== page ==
1) Introduce the Koch initiator, generator, and rule for iteration. 
2) Ask students to calculate how the length of the curve changes with each iteration. 
3) Draw and label a line one meter in length. Using it as an initiator, have students calculate how many iterations are required to produce a curve with a length equal to the height of a 10 story building (~ 30 meters). Ask what would happen if we could continue to iterate forever. Is there a limiting value to this process? 
4) Draw or project an equilateral triangle on the board. Ask students to describe the shape that is generated at the first level by using each side as an initiator. What happens at the second level? 
5) Use projection, handouts (snowflake.pdf), or Koch Explorer software, ask them to compare the amount of detail they see in levels 4 and 5. What is happening to the perimeter of shape, both qualitatively and quantitatively? 
6) Using the worksheet (area.pdf), ask students to calculate the area of the inscribed figures. Students who finish all four exercises can try to derive a general formula. 
7) Ask for observations about how the area changes at each level of iteration. Will the area of the snowflake ever exceed the area of the circle? What is the reason for their answer?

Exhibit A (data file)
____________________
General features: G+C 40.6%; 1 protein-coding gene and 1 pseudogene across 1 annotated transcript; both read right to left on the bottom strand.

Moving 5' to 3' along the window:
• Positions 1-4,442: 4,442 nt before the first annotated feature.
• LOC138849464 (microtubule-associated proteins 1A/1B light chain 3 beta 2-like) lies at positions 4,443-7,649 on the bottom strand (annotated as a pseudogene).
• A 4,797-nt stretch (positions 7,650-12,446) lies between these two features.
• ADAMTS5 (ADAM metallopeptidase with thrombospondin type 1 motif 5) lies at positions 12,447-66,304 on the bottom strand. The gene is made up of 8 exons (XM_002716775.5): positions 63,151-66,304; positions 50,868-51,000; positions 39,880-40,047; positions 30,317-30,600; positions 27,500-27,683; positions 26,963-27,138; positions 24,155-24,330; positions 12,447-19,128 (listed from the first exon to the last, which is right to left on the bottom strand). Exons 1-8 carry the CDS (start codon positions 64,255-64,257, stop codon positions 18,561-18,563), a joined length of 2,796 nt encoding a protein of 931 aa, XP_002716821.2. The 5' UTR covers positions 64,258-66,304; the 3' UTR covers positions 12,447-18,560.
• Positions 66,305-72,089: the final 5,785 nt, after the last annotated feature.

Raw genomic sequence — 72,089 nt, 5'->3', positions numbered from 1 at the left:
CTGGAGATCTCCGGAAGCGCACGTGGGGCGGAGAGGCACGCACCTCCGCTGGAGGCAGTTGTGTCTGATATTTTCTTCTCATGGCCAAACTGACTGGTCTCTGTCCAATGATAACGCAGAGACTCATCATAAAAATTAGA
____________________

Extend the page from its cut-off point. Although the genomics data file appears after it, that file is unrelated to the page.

8) Once they have arrived at an answer, ask how it is that an object can simultaneously have an infinite perimeter and a finite area. 
Optional activity: For an initiator 1 meter in length, use logarithms to calculate how many iterations of the Koch curve are required to produce an object the length of a football field (~ 100 meters); 1 kilometer long; the distance to the moon (~ 384 km). How far apart are any two arbitrary points on the curve? 
Optional activity: Beginning with the area of the circles on the worksheet (area.pdf), ask students to figure out how close they can come to a rough upper limit for the area of the snowflake. Is this consistent with the value they obtained by directly calculating the area?